Out-Law Guide

Restructuring – redundancy procedure in Sweden

Swedish employment lawyer Åsa Erlandsson explains the ‘do’s and don’ts’ when restructuring in Sweden 

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  • Transcript

    What does Swedish employment law require of employers when it comes to making redundancies? It is an important question if you're a business with a presence in Sweden where, just like the rest of the world, mass redundancy exercises are commonplace as businesses restructure in an effort to survive the pandemic. We will come on to the procedure shortly, but first the background. You may recall that Sweden took a very different approach in its response to Covid-19. Sweden stood out in the global pandemic by avoiding lockdown and seemingly aiming for herd immunity. So rather than contain the spread of disease, a country could achieve herd immunity by allowing a proportion of the population to be infected. That approach seemed to work in the first few months but the country is now seeing a sharp rise in cases. Euronews reports that by November Sweden was introducing ever tighter restrictions to halt surging coronavirus cases and that Sweden now appears to be changing course. In December the prime minister was saying Sweden's health officials 'misjudged' COVID-19 resurgence. As for businesses, Statista shows the number of dismissals across Swedish industry from April to September. A total of 26,773 individuals lost their jobs in Sweden in April 2020, after the coronavirus outbreak. The coronavirus outbreak has made it hard for several industries to survive. The highest number of dismissals in April was within the manufacturing industry, where the number amounted to around 4.7 thousand. The number within the same industry was nearly 1.4 thousand in September 2020. The bulk of those dismissals were redundancies and in most cases they were the result of mass redundancy exercises which were the result of businesses either closing or restructuring.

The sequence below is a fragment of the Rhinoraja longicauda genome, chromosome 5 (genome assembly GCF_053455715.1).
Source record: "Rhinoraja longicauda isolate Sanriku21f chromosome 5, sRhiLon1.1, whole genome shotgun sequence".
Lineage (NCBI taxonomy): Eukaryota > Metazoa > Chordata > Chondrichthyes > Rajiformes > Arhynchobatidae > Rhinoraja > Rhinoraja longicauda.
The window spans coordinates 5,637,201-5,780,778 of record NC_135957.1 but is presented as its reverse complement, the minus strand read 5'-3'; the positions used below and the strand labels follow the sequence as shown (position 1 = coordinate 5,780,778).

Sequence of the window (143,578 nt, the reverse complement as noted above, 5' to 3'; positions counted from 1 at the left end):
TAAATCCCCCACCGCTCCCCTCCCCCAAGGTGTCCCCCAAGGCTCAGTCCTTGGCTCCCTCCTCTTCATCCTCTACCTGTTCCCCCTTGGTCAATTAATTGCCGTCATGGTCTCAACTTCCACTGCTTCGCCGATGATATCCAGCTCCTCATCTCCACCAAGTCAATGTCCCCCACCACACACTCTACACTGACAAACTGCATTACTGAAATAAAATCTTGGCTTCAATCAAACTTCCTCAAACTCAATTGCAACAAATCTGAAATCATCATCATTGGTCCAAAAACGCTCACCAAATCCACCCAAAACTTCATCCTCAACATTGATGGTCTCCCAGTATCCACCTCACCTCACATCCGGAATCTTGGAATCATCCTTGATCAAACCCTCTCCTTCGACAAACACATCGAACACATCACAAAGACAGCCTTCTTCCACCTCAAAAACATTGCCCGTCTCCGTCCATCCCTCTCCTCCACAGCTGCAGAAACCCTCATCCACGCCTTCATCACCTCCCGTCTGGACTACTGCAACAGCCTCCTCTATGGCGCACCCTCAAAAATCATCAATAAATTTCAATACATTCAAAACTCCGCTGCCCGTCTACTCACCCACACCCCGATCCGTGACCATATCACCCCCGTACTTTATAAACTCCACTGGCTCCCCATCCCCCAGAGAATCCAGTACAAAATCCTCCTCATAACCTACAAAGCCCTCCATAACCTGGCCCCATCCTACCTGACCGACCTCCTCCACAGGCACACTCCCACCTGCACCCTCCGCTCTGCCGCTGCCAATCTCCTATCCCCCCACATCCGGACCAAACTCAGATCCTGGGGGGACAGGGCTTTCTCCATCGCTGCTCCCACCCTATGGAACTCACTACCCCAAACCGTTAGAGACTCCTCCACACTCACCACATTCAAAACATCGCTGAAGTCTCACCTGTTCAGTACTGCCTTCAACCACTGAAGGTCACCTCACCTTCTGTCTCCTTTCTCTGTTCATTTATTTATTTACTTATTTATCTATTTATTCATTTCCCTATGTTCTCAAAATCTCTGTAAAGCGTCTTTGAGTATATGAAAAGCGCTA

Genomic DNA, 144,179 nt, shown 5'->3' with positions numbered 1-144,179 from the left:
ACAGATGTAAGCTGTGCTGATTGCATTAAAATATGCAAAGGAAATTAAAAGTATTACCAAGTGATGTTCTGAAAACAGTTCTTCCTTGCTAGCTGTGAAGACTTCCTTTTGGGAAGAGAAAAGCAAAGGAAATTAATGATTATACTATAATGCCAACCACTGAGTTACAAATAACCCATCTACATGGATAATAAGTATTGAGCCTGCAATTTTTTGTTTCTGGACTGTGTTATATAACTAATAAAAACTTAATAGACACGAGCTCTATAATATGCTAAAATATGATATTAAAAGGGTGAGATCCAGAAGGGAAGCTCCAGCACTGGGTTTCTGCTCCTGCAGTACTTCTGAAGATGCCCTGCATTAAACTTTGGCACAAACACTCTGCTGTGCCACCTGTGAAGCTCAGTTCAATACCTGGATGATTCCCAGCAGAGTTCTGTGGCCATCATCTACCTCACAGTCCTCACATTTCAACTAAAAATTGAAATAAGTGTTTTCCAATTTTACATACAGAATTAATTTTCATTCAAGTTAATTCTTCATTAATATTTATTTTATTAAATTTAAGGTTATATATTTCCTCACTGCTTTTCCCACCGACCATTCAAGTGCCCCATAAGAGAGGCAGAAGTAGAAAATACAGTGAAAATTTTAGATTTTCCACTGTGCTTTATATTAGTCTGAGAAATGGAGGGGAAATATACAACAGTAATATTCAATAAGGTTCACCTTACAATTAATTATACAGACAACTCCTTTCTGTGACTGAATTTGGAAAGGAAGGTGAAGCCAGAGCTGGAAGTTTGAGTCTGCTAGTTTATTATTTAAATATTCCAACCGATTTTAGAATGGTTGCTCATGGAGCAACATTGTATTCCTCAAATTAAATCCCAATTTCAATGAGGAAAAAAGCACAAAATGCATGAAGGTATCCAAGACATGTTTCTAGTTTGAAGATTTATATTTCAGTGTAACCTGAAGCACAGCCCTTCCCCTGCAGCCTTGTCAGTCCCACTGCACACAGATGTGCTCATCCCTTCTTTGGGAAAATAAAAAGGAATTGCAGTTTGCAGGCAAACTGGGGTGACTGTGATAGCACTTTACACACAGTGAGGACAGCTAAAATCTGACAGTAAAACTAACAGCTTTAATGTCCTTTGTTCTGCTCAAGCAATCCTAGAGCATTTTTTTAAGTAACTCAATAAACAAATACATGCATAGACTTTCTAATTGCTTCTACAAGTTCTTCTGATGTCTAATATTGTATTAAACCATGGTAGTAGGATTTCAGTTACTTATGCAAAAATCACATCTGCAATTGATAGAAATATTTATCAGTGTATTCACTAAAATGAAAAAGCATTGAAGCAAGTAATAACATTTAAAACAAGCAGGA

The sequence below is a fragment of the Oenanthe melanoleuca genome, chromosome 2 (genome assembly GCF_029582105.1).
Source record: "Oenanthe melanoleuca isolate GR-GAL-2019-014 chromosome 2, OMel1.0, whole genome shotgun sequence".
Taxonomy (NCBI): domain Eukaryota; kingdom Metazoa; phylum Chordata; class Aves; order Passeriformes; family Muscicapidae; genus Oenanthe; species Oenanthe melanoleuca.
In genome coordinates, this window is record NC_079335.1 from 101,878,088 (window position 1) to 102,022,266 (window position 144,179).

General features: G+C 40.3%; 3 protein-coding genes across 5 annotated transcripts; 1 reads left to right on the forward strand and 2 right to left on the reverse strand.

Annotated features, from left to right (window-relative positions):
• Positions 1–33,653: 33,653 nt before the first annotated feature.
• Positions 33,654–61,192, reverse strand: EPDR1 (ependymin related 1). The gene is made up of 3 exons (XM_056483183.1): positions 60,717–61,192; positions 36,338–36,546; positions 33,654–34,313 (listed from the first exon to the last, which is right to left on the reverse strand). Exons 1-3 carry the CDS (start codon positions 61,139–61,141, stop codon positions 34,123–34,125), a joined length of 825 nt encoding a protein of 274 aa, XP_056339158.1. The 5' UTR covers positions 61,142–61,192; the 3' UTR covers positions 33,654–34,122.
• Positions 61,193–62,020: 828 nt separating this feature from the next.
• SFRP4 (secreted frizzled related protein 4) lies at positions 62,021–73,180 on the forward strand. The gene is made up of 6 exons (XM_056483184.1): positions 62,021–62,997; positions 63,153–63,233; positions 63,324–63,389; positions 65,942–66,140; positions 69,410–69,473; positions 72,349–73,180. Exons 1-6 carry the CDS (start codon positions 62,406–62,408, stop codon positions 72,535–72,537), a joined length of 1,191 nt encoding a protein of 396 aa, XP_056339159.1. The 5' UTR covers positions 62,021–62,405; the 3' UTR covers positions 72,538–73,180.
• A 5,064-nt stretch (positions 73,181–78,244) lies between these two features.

Earlier in the year we were due to hold a webinar on this subject, looking at a number of countries across Europe including Sweden, but because of the pandemic we had to cancel that. Nonetheless everyone involved was keen to adapt and the result is a series of programmes we will be releasing as HR Guides, covering each of those countries, hearing from lawyers based in each one. 

    Sweden’s lawyer, who we will hear from in a moment, is Asa Erlandsson. She is a partner at law firm Setterwalls in Stockholm and very experienced in all areas of Swedish employment law and a regular speaker on the circuit. The theme of the webinar for all countries was to set out 5 do’s and 5 don’ts when it comes to restructurings. So let’s hear from Asa – the 5 do’s first:

    5 Do's